Questions Remain After Chicago Police Release Video of Fatal Shooting

WARNING: This story contains graphic images that may be unsuitable for some viewers. The video was released with no sound.

Following the release of video footage of an officer fatally shooting a man on Chicago's South Side Saturday, activists say several questions remain about the incident as they continue to call for reforms.

The shooting took place in the 2000 block of East 71st Street at around 5:30 p.m., according to a statement from Chicago police. Officers approached a man who was "exhibiting characteristics of an armed person," CPD said, and an "armed confrontation ensued."

Officials said an officer opened fire, fatally striking the man who authorities later identified as 37-year-old Harith Augustus, a barber from the South Shore neighborhood.

Augustus had a gun in a holster at his hip and was shot multiple times as he ran away, spun around and reached toward his waist, footage released Sunday from an officer's body-worn camera showed.

The officers involved in the shooting were placed on routine administrative duty in accordance with department policy.

Protesters angry about the killing Saturday took to the streets and several altercations took place, resulting in four arrests. Activists were planning another demonstration at the scene of the shooting Monday night.

"A thorough and transparent investigation of the shooting is crucial to begin the long process of rebuilding the trust that has been harassed and beaten out of black and brown communities by bullies with badges for decades in Chicago and across the country," Rev. Jesse Jackson said in a statement on Sunday, saying Chicago was "in crisis."

Chicago Police Supt. Eddie Johnson said he fast-tracked the release of the video in part to show the public that Augustus was armed and to prevent another night rife with conflict between protesters and law enforcement.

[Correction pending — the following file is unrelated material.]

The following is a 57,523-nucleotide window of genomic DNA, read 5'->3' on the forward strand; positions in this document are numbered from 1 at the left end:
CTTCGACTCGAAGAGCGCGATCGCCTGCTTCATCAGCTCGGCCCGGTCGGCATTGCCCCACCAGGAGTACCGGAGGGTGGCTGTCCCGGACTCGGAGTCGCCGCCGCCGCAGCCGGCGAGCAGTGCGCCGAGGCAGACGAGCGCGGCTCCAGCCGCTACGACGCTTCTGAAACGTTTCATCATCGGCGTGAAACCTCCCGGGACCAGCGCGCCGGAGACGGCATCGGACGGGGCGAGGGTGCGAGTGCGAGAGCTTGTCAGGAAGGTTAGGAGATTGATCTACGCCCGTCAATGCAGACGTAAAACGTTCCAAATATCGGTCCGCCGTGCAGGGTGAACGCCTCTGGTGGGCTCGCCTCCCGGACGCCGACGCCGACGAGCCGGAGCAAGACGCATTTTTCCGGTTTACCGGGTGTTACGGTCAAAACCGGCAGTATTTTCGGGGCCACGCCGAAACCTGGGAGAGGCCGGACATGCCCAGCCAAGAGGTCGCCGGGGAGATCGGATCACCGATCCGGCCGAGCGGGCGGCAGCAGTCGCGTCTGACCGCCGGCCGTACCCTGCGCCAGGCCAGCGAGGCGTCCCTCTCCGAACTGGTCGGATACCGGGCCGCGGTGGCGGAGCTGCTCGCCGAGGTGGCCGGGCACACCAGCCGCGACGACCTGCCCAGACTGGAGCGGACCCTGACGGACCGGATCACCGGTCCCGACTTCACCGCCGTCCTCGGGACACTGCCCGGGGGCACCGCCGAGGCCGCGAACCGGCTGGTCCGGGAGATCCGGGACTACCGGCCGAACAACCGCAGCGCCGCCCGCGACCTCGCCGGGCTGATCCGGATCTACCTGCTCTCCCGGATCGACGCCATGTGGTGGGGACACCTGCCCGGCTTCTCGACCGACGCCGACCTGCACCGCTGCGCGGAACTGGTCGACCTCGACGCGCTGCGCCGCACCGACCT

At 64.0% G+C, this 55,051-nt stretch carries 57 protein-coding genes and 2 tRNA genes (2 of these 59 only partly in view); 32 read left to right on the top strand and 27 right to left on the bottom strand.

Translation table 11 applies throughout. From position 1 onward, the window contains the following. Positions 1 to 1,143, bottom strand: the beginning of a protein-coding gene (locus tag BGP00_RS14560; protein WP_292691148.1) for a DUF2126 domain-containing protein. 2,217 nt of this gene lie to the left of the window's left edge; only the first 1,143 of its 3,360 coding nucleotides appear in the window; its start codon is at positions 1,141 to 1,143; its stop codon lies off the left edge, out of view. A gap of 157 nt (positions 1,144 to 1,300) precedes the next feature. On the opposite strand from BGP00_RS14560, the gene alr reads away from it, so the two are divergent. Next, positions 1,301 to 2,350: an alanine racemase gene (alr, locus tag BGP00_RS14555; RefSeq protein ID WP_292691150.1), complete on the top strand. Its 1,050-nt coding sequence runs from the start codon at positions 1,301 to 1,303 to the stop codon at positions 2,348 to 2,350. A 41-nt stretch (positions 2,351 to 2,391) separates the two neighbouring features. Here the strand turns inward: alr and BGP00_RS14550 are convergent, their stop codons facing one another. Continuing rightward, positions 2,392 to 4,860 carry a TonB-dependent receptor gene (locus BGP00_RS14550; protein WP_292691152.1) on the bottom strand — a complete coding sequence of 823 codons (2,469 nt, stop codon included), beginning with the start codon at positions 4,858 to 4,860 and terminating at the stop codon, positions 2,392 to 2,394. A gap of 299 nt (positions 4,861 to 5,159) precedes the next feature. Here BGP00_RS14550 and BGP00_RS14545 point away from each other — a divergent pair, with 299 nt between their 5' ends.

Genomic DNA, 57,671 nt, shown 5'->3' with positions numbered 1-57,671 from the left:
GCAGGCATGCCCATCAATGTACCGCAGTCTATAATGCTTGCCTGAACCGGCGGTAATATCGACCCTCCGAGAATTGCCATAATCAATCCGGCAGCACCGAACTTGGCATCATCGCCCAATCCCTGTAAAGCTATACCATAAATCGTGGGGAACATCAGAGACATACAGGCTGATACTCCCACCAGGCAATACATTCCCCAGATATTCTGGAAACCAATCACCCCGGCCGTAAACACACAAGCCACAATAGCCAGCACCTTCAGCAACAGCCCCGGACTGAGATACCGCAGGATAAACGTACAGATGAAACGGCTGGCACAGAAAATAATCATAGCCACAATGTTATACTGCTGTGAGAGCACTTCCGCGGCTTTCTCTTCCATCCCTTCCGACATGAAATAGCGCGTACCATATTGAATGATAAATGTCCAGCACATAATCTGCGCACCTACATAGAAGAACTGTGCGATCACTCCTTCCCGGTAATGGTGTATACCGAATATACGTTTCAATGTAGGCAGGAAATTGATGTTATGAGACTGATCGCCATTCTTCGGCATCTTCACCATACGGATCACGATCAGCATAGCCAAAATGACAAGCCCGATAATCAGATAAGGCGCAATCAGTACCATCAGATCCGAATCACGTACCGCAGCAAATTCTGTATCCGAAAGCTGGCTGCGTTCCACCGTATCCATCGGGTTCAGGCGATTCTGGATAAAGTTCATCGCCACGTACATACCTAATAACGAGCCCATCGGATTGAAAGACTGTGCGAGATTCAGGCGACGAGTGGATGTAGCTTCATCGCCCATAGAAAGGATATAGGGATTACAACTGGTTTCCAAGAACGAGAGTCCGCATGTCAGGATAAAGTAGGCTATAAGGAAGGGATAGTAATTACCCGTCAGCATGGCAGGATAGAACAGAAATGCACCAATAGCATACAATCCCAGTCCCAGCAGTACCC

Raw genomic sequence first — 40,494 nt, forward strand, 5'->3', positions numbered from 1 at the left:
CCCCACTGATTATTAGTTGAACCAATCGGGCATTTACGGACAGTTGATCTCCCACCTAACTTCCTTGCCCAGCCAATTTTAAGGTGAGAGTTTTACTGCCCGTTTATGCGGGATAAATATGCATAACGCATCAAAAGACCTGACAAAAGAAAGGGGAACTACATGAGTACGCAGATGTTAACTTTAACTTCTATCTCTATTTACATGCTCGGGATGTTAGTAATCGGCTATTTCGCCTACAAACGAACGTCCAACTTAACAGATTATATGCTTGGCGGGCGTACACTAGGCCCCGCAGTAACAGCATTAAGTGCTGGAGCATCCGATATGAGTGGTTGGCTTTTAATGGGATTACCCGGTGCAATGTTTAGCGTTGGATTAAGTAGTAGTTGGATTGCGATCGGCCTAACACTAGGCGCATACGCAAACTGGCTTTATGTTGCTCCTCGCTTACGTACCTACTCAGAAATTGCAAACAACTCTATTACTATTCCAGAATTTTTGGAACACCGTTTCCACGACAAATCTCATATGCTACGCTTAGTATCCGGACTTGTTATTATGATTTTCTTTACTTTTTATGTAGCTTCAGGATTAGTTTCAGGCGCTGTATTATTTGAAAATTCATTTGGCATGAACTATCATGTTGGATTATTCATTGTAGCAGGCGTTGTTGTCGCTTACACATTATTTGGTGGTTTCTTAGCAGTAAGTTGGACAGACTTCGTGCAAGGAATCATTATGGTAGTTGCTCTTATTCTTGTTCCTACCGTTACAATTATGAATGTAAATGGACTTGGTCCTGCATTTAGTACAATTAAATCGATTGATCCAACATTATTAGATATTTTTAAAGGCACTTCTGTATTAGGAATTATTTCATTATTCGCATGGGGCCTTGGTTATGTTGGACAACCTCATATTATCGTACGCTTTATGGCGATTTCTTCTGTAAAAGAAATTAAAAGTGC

But after the footage was made public, several activists said questions remained surrounding the incident, including why officers approached Augustus in the first place and why the video did not have audio.

"I think it was a very complicated piece and I would like to see some of the other body cam videos as well," said Rev. Gregory Livingston, of the New Hope Baptist Church.

"One of the things we’re seeing here is the relationship between a black man and police," he continued. "He was offended by the way they approached him.”

Livingston said the shooting is an indicator of the distrust in the relationship between civilians and officers.

"They need better training," Jonathan Todd, who attended Saturday's protest, said of the police. "We need some better transparency and the transparency that they put out to dictate their narrative is just not going to work anymore."

"We’re not using this incident as an opportunity to advance our demands," said activist Frank Chapman. "We’re using it to advance our position of more community control over police where we have a voice."

Audio from the body camera footage will be released at a later date, according to officials.

The Civilian Office of Police Accountability, which investigates officer-involved shootings, said it was "committed to a thorough, objective and unbiased investigation and requests the public’s patience and cooperation."

It was at least the third time in the last two weeks that a Chicago police officer shot someone, authorities said.

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